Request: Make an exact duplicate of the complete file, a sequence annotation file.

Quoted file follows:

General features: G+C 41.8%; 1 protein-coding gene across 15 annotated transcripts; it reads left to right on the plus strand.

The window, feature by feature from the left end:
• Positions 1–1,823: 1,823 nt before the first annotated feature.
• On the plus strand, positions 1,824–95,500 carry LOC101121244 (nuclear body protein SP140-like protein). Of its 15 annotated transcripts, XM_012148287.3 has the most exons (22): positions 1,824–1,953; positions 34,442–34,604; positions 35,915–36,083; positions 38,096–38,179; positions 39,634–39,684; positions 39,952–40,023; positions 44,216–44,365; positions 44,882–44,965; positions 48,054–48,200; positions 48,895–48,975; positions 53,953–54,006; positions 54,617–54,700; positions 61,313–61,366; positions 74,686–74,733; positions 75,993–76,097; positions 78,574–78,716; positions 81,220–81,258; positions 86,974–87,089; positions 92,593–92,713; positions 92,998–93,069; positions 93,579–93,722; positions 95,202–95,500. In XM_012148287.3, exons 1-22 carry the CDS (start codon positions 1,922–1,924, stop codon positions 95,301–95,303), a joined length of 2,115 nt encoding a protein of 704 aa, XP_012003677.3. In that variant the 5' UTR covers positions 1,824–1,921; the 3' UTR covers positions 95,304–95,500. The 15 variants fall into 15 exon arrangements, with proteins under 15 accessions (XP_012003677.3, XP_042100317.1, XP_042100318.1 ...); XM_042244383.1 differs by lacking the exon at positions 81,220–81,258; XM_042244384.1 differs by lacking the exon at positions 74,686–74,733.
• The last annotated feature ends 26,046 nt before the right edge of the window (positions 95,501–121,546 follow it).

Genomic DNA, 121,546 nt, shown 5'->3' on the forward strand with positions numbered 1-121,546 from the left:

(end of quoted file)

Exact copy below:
General features: G+C 41.8%; 1 protein-coding gene across 15 annotated transcripts; it reads left to right on the plus strand.

The window, feature by feature from the left end:
• Positions 1–1,823: 1,823 nt before the first annotated feature.
• On the plus strand, positions 1,824–95,500 carry LOC101121244 (nuclear body protein SP140-like protein). Of its 15 annotated transcripts, XM_012148287.3 has the most exons (22): positions 1,824–1,953; positions 34,442–34,604; positions 35,915–36,083; positions 38,096–38,179; positions 39,634–39,684; positions 39,952–40,023; positions 44,216–44,365; positions 44,882–44,965; positions 48,054–48,200; positions 48,895–48,975; positions 53,953–54,006; positions 54,617–54,700; positions 61,313–61,366; positions 74,686–74,733; positions 75,993–76,097; positions 78,574–78,716; positions 81,220–81,258; positions 86,974–87,089; positions 92,593–92,713; positions 92,998–93,069; positions 93,579–93,722; positions 95,202–95,500. In XM_012148287.3, exons 1-22 carry the CDS (start codon positions 1,922–1,924, stop codon positions 95,301–95,303), a joined length of 2,115 nt encoding a protein of 704 aa, XP_012003677.3. In that variant the 5' UTR covers positions 1,824–1,921; the 3' UTR covers positions 95,304–95,500. The 15 variants fall into 15 exon arrangements, with proteins under 15 accessions (XP_012003677.3, XP_042100317.1, XP_042100318.1 ...); XM_042244383.1 differs by lacking the exon at positions 81,220–81,258; XM_042244384.1 differs by lacking the exon at positions 74,686–74,733.
• The last annotated feature ends 26,046 nt before the right edge of the window (positions 95,501–121,546 follow it).

Genomic DNA, 121,546 nt, shown 5'->3' on the forward strand with positions numbered 1-121,546 from the left: